• A Markov transition matrix is the same as a 2-gram model. So our earlier set of pitches {A C E G C E A C E G}, would be split into [AC:2; CE:3; EG:2; EA:1;] and the probabilities are modeled between single events.
  • A Hidden Markov Model (HMM) generates probabilities not from single events, but instead generates probability distributions from hidden deep structure states. The probability of each subsequent state depends only on the previous state (not future states), reflecting the temporality of musical processing
  •  An introduction to HMM

Dynamic Bayesian Networks (DBM)

  • A DBN is an extension of an HMM in the same way that the multiple viewpoint model was an extension of n-gram models. DBNs analyze “dependencies and redundancies between different musical structures, such as chord, duration, or mode” to generate predictions

Connectionist Networks- Neural networks are designed to represent how actual biological neurons work, combining probabilistic models like those listed above with practical models of neural connections, firing, and growth dynamics

  • MUSCAT- an early musical neural net pre-programmed with Western features (12 chromatic pitches, 24 diatonic Major and minor chords, 24 keys)- does very well at predicting features of tone perception and prediction
  • Self-Organizing Map- unsupervised learning of features of tonal music (this is different from MUSCAT in that it was not pre-programmed with any training data)- matched some experimental data for predicting chord relations, key relations, and tone relations
  • Simple Recurrent Networks- unsuperviseds learning of transition probabilities and structures—not as efficient as n-gram models
  • Dynamic cognitively motivated oscillator models- unsupervised learning to adapt to metrical structure—however slow adaptation to tempo changes

Neuroscientific Evidence

Increased brain response to incongruent (unexpected) stimuli within a sequence- in music this may be hearing a normal chord progression followed by an unusually placed chord

  • ERAN- early right anterior negativity
  • MMN- mismatched negativity

It’s not clear through the neuroscientific evidence whether these responses are the result of local vs hierarchical violations

Brain areas involved

  • Ventral Pre-motor Cortex, BA44 (Broadman’s area 44, the right hemisphere analouge to Broca’s area for language in the left hemisphere- perhaps both do hierarchical processing)

Michael & Wolf laid out perhaps a more accessible overview of areas where a particular predictive processing framework, hierarchical predictive processing (HPP), might lend a novel contribution to the study of music cognition and human social cognition more generally.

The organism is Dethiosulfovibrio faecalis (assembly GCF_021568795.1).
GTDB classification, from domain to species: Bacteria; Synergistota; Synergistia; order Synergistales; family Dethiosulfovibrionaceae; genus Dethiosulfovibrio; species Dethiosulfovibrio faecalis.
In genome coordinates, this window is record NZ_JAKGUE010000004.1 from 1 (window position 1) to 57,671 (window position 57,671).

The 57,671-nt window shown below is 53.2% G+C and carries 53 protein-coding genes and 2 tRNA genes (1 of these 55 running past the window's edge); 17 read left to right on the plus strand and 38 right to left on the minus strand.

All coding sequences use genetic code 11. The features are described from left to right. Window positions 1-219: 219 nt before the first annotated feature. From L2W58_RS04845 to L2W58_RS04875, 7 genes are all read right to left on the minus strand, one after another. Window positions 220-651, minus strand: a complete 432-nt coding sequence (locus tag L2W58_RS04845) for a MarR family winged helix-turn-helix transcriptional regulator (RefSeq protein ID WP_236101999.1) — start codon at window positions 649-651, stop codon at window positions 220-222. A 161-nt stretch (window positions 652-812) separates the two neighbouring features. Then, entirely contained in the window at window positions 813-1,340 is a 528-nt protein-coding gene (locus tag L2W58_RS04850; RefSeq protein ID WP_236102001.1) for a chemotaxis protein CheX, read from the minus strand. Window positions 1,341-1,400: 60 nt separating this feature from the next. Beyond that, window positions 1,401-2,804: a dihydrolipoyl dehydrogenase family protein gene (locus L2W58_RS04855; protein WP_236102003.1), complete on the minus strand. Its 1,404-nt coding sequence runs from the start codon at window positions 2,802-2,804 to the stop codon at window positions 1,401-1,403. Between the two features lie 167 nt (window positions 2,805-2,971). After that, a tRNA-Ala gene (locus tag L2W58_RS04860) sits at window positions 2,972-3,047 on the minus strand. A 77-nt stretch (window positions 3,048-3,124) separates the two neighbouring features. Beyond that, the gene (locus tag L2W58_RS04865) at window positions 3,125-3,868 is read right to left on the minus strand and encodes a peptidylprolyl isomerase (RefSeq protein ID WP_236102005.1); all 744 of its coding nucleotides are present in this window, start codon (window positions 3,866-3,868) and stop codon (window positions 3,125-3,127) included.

HPP is a predictive framework which describes the brain as having a combination of lower level and higher level models arranged, of course, in a hierarchy. Each higher-level model generates and sends predictions down stream to the model immediately below it, while each lower-level model sends sensory input upstream to the model immediately above it. The goal is to minimize prediction error between the higher-level predictions and the lower-level sensory representations. Every time a higher-level prediction comes in contact with a lower-level sensory input that *does not match* the prediction, a prediction error is sent. The higher-level model then takes that prediction error, and changes its prediction, repeating until the incoming signal and the downward prediction are sufficiently matched. Higher-level models are thought to represent changes occurring over longer time scales, such as more abstract, structural, schematic, or specific style aspects of music. Lower-level models represent change in sensory input over shorter time scales, as in immediate local events of the next note or rhythm.

Musical Preferences

  • HPP seems of little use in the understanding of musical preferences. It can’t be assumed that the preferred balance between ‘optimally predictable’ and ‘a bit of uncertainty’ between individuals is the same. The author’s dub this search for the ‘sweet spot of predictability’ the “Golidlocks fallacy”, since even the right amount of predictability in a novice trumpet players crude sounds is likely still unpleasant.

Embodying Music

  • HPP might help in furthering our understanding of embodied music cognition by providing a clear link between perception and action, where perception simply is reflected by “a graded hierarchy of models functioning according to the same basic principles” separated only by time scales, and action is “in a sense equivalent to updating of higher-level cognitive models… through active inference”

Joint Action

  • In joint music making, agents engage in recursive higher-order modeling: “agents are not only modeling the music, but they are modeling the other agent’s actions and intentions, as well as the other agent’s model of her actions and intentions”. If joint music making is construed by the brain as a coordination problem, then HPP may the perfect model to step in and try to minimize prediction (coordination) error in these complex, recursive social interactions